Texas Attorney General slams new attempt at locking down the state

Texas Attorney General slams new attempt at locking down the state
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Ken Paxton, Texas' Attorney General, is challenging a Judge’s effort to reinstate Texas’ strict lockdown policies for an additional 14 days.

El Paso County Judge Ricardo Samaniego ordered a two-week lockdown of all non-essential businesses last Thursday in order to control the spread of the coronavirus’ recent spike in the area.

“When we focus strictly on public health and try to minimize the economy, that in essence was the reason that we were able to begin to open the economy. And I don’t want anyone to forget that we took measures that slowed down the economy and allowed public health to intervene and that’s when the economy started to open, and so what I am doing now is not anything that has not been tried, but things that have worked not only for our community but other communities as well,” Samaniego stated in a news conference.

Paxton challenged Samaniego on his authority to reinstate such draconian policies in violation of an order from Texas Gov. Greg Abbott.

In a tweet on Thursday, Paxton’s office stated, “El Paso County Judge Samaniego has no authority to shut down businesses in El Paso County. This is a direct violation of [Gov. Abbott’s] executive order. My office is quickly exploring all legal actions.”

A recent spike in coronavirus hospitalizations has been reported according to the Texas Tribune.

For several days, El Paso has seen daily case counts that exceed 1,000 new infections, forcing the judge to install a curfew for residents from 10 p.m. to 5 a.m. Local hospitals announced earlier this week they were asking some patients with illnesses other than COVID-19 to be airlifted to other medical centers to free up bed space. More than 44% of people hospitalized in the El Paso area are being treated for COVID-19.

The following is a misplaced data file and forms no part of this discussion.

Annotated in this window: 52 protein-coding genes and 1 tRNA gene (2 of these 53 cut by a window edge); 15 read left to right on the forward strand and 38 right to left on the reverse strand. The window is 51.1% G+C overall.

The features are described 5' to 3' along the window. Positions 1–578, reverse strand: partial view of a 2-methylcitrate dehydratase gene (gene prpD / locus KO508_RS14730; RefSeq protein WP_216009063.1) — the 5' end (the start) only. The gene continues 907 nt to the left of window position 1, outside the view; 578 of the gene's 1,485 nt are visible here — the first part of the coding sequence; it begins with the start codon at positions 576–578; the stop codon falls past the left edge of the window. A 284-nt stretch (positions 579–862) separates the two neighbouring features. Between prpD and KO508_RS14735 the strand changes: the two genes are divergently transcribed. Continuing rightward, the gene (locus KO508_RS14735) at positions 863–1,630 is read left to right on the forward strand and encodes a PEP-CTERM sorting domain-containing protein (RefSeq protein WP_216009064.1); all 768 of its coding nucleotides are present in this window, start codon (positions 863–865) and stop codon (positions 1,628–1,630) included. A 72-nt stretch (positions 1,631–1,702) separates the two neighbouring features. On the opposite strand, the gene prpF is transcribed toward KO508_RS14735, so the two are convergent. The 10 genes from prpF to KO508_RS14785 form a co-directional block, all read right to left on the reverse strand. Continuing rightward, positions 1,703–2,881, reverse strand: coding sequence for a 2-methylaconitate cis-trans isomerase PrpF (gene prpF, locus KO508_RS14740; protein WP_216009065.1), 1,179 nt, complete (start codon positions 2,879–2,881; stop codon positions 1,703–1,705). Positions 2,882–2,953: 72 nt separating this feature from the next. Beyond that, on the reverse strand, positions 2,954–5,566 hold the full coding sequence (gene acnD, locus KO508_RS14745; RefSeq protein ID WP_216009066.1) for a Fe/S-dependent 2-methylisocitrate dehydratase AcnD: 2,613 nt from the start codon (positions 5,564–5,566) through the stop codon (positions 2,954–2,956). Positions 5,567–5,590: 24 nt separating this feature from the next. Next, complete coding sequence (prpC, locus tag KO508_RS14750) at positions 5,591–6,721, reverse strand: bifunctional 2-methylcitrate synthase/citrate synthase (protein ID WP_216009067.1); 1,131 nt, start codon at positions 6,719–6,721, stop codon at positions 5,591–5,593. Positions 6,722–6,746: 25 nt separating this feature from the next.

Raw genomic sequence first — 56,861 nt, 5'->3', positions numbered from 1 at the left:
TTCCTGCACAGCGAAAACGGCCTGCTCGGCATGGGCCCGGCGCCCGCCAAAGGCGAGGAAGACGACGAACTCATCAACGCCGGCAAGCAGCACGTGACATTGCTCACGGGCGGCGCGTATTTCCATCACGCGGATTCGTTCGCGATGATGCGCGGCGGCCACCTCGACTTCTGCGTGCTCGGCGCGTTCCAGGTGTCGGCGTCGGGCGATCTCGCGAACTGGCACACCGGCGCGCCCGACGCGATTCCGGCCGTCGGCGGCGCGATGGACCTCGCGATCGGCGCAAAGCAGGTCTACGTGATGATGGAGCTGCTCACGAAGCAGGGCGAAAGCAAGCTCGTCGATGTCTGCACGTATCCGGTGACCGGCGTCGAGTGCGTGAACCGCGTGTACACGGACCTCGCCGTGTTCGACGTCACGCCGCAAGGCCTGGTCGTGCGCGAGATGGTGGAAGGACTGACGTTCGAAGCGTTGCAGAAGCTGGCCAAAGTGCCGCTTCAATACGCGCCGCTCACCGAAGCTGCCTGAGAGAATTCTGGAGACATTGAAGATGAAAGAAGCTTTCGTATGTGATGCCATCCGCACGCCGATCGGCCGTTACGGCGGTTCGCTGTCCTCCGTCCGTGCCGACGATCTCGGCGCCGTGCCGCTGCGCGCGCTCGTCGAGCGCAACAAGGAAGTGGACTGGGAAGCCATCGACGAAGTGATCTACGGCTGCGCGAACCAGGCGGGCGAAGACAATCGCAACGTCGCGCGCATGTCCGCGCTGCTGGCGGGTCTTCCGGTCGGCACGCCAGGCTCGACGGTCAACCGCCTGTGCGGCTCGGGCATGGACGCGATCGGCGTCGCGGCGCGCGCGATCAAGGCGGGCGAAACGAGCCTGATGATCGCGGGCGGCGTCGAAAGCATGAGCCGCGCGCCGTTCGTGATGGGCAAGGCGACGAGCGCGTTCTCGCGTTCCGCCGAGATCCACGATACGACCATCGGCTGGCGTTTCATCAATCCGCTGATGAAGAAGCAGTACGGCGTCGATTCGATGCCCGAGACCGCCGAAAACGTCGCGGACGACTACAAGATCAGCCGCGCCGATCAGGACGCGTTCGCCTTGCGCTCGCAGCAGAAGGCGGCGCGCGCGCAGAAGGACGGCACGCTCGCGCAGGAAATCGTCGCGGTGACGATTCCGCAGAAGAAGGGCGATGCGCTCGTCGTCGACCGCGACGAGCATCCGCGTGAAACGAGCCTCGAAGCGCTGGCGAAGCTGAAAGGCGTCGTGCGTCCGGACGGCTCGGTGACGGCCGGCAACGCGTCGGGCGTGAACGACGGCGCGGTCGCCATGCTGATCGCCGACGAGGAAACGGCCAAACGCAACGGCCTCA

During a press conference, Samaniego stated that his order ran contrary to Abbott’s directive, but, after consultation with medical experts and his legal team, “I feel we stand in strong, sound, legal ground to do what I need to do at this point in time,” he said, according to The Washington Post.

The judge paraphrased the governor's remarks made in El Paso in October to support his case.

“He stated, and I want to clarify, local officials do have levels of flexibility to make sure they are able to contain the spread of COVID-19,” Samaniego said. “I am hopeful the governor will recognize this is a short-term remedy.”

El Paso Mayor Dee Margo, a Republican, is also opposing the judge’s order.

“The judge did not consult me and refuses to return my call, so I am seeking confirmation from the Attorney General on the new county order, which does not supersede the governor’s order,” Margo told The Dallas Morning News in a statement. Abbott began a phased reopening of Texas after stay-at-home orders were lifted on April 30. Some restrictions on capacities in non-essential businesses still remain in place.

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